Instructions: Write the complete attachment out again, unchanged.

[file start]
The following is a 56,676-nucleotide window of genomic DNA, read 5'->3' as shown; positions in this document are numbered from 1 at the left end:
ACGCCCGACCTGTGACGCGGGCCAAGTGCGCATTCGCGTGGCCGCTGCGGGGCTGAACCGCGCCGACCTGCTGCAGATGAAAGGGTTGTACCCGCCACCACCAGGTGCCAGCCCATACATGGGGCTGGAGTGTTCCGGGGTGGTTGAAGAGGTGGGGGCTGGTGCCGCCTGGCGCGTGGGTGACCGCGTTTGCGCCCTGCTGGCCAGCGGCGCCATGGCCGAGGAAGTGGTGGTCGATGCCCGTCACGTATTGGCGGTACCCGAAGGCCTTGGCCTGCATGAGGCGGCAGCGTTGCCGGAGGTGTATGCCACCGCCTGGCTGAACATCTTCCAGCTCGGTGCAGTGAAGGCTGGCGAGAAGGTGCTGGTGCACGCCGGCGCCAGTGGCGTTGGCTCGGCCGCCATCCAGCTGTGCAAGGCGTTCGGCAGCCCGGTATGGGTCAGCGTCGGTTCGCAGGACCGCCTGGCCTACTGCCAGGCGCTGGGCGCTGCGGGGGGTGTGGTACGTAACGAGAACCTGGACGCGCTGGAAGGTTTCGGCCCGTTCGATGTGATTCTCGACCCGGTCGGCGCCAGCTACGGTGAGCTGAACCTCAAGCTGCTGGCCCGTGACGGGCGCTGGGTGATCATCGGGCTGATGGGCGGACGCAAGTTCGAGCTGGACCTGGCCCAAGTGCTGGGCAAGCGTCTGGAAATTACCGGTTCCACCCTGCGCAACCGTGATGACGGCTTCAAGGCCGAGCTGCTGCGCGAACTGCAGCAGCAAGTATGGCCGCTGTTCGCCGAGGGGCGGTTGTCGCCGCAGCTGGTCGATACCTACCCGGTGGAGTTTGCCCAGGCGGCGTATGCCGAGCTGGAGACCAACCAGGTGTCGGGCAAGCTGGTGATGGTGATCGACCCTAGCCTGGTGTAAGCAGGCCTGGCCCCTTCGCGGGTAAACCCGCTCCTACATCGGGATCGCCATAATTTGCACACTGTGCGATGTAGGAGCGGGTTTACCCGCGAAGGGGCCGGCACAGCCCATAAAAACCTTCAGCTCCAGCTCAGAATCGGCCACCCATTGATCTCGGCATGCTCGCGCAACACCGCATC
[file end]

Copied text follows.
The following is a 56,676-nucleotide window of genomic DNA, read 5'->3' as shown; positions in this document are numbered from 1 at the left end:
ACGCCCGACCTGTGACGCGGGCCAAGTGCGCATTCGCGTGGCCGCTGCGGGGCTGAACCGCGCCGACCTGCTGCAGATGAAAGGGTTGTACCCGCCACCACCAGGTGCCAGCCCATACATGGGGCTGGAGTGTTCCGGGGTGGTTGAAGAGGTGGGGGCTGGTGCCGCCTGGCGCGTGGGTGACCGCGTTTGCGCCCTGCTGGCCAGCGGCGCCATGGCCGAGGAAGTGGTGGTCGATGCCCGTCACGTATTGGCGGTACCCGAAGGCCTTGGCCTGCATGAGGCGGCAGCGTTGCCGGAGGTGTATGCCACCGCCTGGCTGAACATCTTCCAGCTCGGTGCAGTGAAGGCTGGCGAGAAGGTGCTGGTGCACGCCGGCGCCAGTGGCGTTGGCTCGGCCGCCATCCAGCTGTGCAAGGCGTTCGGCAGCCCGGTATGGGTCAGCGTCGGTTCGCAGGACCGCCTGGCCTACTGCCAGGCGCTGGGCGCTGCGGGGGGTGTGGTACGTAACGAGAACCTGGACGCGCTGGAAGGTTTCGGCCCGTTCGATGTGATTCTCGACCCGGTCGGCGCCAGCTACGGTGAGCTGAACCTCAAGCTGCTGGCCCGTGACGGGCGCTGGGTGATCATCGGGCTGATGGGCGGACGCAAGTTCGAGCTGGACCTGGCCCAAGTGCTGGGCAAGCGTCTGGAAATTACCGGTTCCACCCTGCGCAACCGTGATGACGGCTTCAAGGCCGAGCTGCTGCGCGAACTGCAGCAGCAAGTATGGCCGCTGTTCGCCGAGGGGCGGTTGTCGCCGCAGCTGGTCGATACCTACCCGGTGGAGTTTGCCCAGGCGGCGTATGCCGAGCTGGAGACCAACCAGGTGTCGGGCAAGCTGGTGATGGTGATCGACCCTAGCCTGGTGTAAGCAGGCCTGGCCCCTTCGCGGGTAAACCCGCTCCTACATCGGGATCGCCATAATTTGCACACTGTGCGATGTAGGAGCGGGTTTACCCGCGAAGGGGCCGGCACAGCCCATAAAAACCTTCAGCTCCAGCTCAGAATCGGCCACCCATTGATCTCGGCATGCTCGCGCAACACCGCATC